The church stands SE of this N Yorkshire village. The medieval church was demolished and rebuilt with a W tower, nave and chancel in 1821, but elements of a Romanesque doorway were re-installed at the W end.
In 1170 Walter Ingram gave the church of Arncliffe and Welbury to the Augustinian canons at Guisbrough. This grant was confirmed by Henry II in 1182 and by Walter's son c.1186 (Brown 1902, 125-28)
This doorway was reconstructed as the entrance in the W face of the tower during the 1821 rebuilding. Two orders.
L capital integral with the block to its L: trumpet scallops; cones divided by twin narrow tapering wedges; shields not visible but merged into the abacus. Narrow necking. Simple rectangular abacus defined by a groove. Mason’s mark on the adjacent block. Two impost blocks: one in the same stone as the label; the other in the stone of the arch. Modern replacements inlcude the shafts. Simple, semi-circular arch, with slight chamfer. R capital: trumpet scallops; cones divided by single tapering wedges and one twin; cones again buried in the abacus. Necking is damaged. Simple rectangular abacus. Both the bases are very worn. Some herringbone tooling on blocks around the doorway.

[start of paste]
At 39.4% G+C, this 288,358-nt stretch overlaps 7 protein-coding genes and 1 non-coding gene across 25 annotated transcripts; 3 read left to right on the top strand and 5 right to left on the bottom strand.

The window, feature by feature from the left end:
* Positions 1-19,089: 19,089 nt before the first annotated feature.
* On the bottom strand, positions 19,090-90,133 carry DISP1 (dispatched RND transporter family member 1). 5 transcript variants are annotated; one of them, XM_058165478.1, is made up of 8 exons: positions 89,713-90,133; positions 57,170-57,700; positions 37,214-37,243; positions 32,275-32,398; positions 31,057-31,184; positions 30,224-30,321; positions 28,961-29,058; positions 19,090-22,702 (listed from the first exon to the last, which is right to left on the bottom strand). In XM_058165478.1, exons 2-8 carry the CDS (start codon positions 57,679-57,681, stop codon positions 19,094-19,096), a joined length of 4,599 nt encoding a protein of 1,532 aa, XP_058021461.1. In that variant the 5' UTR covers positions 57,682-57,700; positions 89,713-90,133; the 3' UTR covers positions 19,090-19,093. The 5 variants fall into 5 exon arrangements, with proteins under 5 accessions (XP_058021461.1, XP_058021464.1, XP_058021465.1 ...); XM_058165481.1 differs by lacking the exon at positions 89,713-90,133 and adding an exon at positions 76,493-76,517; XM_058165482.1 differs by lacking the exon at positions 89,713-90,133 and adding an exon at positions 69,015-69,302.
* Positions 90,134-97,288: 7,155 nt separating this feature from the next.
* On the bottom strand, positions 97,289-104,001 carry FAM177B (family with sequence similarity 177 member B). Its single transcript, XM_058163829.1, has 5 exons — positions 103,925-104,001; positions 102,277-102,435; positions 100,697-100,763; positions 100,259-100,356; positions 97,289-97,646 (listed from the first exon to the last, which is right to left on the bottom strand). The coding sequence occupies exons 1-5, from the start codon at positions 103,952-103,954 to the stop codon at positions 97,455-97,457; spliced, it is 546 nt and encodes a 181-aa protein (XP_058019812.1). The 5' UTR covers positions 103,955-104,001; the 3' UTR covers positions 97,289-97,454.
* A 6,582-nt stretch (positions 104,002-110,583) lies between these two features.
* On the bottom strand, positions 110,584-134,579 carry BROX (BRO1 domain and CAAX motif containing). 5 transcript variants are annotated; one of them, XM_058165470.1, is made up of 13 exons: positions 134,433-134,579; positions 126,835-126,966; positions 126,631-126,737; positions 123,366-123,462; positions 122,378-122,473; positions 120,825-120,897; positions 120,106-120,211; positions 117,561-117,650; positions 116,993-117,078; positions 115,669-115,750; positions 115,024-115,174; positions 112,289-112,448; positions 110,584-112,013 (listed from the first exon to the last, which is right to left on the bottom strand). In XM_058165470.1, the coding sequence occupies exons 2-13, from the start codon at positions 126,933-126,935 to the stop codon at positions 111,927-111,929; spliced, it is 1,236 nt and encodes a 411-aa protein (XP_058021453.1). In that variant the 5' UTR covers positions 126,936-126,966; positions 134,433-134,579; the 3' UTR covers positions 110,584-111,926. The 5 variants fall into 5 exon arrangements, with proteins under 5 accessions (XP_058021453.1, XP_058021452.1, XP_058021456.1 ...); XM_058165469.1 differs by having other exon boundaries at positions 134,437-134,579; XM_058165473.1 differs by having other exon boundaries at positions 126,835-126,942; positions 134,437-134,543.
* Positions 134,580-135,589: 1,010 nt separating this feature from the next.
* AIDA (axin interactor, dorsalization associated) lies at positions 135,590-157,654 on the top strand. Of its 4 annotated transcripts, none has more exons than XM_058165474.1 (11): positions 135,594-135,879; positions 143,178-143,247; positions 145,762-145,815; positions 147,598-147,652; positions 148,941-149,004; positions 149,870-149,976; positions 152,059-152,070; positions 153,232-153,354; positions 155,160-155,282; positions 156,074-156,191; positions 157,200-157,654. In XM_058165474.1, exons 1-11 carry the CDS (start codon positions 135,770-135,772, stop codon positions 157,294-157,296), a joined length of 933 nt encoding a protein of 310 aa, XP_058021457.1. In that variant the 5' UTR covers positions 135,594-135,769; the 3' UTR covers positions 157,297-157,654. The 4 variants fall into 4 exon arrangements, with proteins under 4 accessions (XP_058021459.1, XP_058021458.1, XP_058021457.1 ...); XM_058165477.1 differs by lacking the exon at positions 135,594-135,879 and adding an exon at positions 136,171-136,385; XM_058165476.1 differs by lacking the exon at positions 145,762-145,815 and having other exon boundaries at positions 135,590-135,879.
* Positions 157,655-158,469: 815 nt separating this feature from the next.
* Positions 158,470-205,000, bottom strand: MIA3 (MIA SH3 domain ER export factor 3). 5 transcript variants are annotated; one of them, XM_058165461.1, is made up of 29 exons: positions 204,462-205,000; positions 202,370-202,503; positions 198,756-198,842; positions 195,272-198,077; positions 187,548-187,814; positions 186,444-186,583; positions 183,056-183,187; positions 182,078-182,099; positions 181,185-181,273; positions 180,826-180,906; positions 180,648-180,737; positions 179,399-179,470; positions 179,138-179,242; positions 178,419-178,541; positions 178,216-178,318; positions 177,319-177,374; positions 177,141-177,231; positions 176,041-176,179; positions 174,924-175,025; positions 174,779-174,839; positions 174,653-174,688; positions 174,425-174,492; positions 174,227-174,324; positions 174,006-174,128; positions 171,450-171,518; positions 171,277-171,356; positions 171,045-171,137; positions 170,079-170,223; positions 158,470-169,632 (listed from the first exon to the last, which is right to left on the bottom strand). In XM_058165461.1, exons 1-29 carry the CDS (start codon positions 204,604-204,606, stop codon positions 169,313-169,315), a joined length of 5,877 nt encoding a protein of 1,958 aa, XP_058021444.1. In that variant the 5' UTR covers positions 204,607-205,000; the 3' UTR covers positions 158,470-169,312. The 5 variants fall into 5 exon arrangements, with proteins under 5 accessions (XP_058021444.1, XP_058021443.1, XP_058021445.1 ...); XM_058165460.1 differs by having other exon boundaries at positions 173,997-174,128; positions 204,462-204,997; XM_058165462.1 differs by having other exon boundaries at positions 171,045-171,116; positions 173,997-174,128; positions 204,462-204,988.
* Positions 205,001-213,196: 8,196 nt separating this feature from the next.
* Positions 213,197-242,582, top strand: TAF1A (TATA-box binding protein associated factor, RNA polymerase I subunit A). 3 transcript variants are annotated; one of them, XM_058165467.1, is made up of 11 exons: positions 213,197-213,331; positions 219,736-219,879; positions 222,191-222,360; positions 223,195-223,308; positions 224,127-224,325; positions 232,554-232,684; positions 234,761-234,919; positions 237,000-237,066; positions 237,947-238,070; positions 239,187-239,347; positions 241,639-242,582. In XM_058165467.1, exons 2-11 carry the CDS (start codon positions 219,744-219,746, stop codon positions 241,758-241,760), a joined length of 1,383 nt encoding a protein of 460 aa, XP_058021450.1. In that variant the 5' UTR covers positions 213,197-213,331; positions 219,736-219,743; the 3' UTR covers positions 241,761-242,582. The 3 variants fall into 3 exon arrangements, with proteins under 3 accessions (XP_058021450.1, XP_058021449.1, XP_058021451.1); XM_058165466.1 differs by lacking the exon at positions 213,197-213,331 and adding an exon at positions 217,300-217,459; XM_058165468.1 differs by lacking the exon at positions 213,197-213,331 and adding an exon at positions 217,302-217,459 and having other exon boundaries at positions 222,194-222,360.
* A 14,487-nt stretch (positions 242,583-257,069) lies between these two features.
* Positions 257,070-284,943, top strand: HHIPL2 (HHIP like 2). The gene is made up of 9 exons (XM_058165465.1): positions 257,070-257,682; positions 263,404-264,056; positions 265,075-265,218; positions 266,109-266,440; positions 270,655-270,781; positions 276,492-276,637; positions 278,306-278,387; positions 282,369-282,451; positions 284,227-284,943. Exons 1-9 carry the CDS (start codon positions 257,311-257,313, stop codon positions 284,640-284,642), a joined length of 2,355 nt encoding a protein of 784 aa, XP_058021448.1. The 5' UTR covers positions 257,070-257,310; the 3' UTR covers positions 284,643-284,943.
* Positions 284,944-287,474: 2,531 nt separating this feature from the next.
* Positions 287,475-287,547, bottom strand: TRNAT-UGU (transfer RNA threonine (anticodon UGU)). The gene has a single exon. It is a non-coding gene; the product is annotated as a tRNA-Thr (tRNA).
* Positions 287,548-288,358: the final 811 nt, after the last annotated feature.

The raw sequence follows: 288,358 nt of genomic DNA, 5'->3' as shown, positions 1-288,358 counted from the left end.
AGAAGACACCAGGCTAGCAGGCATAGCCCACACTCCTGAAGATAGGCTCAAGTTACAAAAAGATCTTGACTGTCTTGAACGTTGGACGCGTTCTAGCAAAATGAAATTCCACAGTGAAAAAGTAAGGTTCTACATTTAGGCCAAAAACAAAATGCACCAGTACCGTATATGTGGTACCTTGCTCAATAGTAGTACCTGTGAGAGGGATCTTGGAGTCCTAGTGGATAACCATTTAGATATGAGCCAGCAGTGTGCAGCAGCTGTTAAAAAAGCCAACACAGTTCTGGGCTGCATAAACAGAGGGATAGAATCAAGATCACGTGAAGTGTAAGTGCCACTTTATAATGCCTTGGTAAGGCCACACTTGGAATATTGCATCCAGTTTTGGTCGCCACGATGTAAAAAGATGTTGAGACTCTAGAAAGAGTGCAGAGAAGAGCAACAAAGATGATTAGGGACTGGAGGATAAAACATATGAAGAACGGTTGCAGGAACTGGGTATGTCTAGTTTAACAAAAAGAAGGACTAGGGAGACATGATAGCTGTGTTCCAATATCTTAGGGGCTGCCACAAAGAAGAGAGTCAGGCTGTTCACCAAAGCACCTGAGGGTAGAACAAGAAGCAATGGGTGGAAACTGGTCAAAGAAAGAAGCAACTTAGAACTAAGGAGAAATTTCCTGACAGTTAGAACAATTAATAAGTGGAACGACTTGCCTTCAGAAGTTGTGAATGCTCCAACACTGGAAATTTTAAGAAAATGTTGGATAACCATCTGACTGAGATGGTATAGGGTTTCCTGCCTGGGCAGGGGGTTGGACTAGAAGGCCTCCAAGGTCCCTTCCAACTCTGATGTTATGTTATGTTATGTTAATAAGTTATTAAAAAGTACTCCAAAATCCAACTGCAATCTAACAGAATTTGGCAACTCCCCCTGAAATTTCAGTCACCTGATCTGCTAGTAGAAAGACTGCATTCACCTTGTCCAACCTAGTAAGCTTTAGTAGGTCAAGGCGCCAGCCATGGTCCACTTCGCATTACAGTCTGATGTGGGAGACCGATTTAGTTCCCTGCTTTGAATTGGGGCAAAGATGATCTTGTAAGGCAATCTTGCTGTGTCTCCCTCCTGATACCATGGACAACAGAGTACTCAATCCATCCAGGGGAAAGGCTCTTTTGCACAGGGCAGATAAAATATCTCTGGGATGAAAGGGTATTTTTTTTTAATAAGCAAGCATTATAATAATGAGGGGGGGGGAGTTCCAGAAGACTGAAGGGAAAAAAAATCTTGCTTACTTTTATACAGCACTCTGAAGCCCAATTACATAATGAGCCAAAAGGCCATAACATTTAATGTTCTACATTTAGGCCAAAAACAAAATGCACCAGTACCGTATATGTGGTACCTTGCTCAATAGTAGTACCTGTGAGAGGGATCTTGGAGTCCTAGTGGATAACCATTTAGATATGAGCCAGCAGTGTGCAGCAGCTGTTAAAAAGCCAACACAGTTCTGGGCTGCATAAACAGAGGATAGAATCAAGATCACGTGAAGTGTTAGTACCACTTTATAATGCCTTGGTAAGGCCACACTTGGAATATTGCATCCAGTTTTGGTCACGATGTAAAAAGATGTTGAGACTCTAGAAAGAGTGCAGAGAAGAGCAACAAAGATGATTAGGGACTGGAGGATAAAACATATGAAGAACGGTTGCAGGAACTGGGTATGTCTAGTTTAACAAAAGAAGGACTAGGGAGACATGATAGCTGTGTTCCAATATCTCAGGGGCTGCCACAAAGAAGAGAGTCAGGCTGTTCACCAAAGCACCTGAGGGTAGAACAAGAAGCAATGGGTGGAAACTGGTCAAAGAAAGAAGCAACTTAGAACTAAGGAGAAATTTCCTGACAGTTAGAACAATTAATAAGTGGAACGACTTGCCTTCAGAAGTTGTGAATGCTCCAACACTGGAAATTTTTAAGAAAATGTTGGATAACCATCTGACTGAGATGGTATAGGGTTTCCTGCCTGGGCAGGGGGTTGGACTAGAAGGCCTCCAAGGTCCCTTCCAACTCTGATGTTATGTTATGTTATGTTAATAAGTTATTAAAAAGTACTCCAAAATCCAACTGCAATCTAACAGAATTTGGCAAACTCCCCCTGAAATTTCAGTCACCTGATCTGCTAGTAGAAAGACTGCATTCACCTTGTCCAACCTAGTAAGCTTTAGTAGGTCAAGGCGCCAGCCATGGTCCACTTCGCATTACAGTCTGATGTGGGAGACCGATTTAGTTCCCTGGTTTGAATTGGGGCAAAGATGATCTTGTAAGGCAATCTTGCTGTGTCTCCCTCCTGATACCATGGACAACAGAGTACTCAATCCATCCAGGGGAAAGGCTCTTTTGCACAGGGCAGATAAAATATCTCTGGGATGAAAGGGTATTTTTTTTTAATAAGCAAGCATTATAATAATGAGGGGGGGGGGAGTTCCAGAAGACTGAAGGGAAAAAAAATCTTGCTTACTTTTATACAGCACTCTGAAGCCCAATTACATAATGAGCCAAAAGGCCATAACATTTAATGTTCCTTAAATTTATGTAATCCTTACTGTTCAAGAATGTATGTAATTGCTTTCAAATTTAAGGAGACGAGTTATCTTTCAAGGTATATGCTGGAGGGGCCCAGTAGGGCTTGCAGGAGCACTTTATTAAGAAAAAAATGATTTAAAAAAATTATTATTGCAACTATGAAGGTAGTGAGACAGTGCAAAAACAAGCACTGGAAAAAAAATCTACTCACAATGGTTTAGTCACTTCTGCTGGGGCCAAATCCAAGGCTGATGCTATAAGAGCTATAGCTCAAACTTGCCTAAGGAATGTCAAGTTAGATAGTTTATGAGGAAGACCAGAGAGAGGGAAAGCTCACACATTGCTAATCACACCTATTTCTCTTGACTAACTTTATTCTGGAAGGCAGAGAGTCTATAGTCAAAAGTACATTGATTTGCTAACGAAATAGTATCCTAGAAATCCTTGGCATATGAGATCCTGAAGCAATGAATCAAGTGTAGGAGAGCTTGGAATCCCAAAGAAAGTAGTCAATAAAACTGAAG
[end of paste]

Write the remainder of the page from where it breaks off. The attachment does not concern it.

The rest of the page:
Label: plain and chamfered.
W. Brown, ‘Ingleby Arncliffe’, Yorkshire Archaeological Journal, 16 (1902) 122-226.
N. Pevsner, The Buildings of England, Yorkshire: The North Riding, New Haven and London, 1966 (2002), 200.
Victoria County History: York North Riding, vol. 2, 1923, 240-43.